New York, N.Y. — "If I had it my way, I never would have done it the way I did, never would have told it the way I did," Michael Sam tells GQ's Andrew Corsello of his decision to come out prior to the NFL draft. "But the recruiters knew, and reporters knew, and they talked to each other, and it got out. If I didn't have the year I did, nobody would have cared. But I have no regrets. Some people can argue that I had the potential to go higher in the draft. But I think everything happens for a reason. It looks good to see me in the position I'm in now, because I can show the world how good I am and rise up the ranks. I'm at the bottom now. I can rise up, show I'm a football player. Not anything else. Just a football player."
Sam tells Corsello about his difficult childhood. "Only a handful of people really know how I was raised. Certain family members weren't…there. They were ghosts. My brothers were the ones who were there. Most of the time, that was scary. I tried to stay away as much as possible." Despite leaving the house at dawn and returning after dark, he still got beat up frequently. "We called the cops on my brothers so many times I can't even count. Not only for hurting me. They'd abuse my sisters. Verbally abuse my mom. My brothers were evil people. I don't have a relationship with them now. They've both written me letters from prison. For them to dare to call themselves my brothersI can't live with that."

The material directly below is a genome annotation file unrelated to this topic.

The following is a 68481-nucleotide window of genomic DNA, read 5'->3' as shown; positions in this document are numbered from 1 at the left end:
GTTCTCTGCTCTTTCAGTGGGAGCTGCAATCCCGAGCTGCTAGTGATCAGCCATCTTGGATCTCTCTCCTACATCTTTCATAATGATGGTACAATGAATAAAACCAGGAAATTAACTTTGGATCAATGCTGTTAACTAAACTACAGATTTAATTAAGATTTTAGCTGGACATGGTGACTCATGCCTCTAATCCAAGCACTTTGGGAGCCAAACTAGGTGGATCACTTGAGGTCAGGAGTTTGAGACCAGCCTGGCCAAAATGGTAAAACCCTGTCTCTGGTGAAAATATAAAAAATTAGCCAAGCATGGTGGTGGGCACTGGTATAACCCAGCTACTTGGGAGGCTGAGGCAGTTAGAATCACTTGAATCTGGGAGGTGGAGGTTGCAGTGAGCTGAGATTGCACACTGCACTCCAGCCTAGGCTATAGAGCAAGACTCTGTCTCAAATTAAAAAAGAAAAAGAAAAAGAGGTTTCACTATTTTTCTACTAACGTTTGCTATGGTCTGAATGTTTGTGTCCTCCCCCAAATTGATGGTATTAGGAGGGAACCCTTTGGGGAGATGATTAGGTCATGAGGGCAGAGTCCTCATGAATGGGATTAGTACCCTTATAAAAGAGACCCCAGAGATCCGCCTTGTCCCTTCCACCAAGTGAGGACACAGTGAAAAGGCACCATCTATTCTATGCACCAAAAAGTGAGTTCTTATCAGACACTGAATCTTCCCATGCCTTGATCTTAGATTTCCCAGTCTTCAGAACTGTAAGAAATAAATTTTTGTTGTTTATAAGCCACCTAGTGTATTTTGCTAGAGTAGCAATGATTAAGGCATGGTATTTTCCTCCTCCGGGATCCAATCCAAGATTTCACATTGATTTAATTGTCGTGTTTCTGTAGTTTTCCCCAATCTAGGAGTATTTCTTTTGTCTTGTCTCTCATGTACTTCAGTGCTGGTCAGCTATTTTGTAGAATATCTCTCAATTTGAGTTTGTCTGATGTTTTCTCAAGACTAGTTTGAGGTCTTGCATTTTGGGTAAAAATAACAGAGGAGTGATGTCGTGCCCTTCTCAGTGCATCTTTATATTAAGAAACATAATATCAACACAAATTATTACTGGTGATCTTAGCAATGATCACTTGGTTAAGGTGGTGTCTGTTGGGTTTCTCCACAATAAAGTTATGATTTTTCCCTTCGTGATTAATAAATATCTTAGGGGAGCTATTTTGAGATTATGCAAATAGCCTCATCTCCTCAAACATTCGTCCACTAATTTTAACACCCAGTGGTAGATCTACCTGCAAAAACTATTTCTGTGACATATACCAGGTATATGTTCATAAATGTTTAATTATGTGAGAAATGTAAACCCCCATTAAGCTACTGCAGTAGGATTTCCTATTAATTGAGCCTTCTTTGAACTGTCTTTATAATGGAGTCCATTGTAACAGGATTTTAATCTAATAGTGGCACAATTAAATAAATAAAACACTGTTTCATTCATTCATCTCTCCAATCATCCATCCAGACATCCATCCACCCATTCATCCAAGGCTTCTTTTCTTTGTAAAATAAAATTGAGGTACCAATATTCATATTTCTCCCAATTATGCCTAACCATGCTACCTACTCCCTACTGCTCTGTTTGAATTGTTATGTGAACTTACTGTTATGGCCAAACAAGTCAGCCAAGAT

"I needed footballit was just something to do, an excuse to not be at home," Sam explains. "When I played in junior high and high school, it was a hobby. I was just trying to get away from something. That was the only reason I did it." A love for the game developed eventually. "Being with the guys on the team at Hitchcock was my real family. Mizzou was my real family. I loved it. Football was a sense of home. A home I never had."
In response to the horrific NFL headlines being made off the field, Sam talks about distractions. "I'll say this: I want to become a distraction! And what I mean is: by making big plays and doing good stuff on the field. Although nobody would print that, because that's not a story. Gotta keep bringing up the locker-room situation because he's gay."
Sam covers GQ's annual Men of the Year issue, honoring the biggest superstars who have undeniably left their mark in 2014. He graces the cover along with Chris Pratt, Dave Chappelle, Ansel Elgort, Shailene Woodley, and Steve Carell. The December issue of GQ is available on newsstands now in New York and Los Angeles and nationally November 25.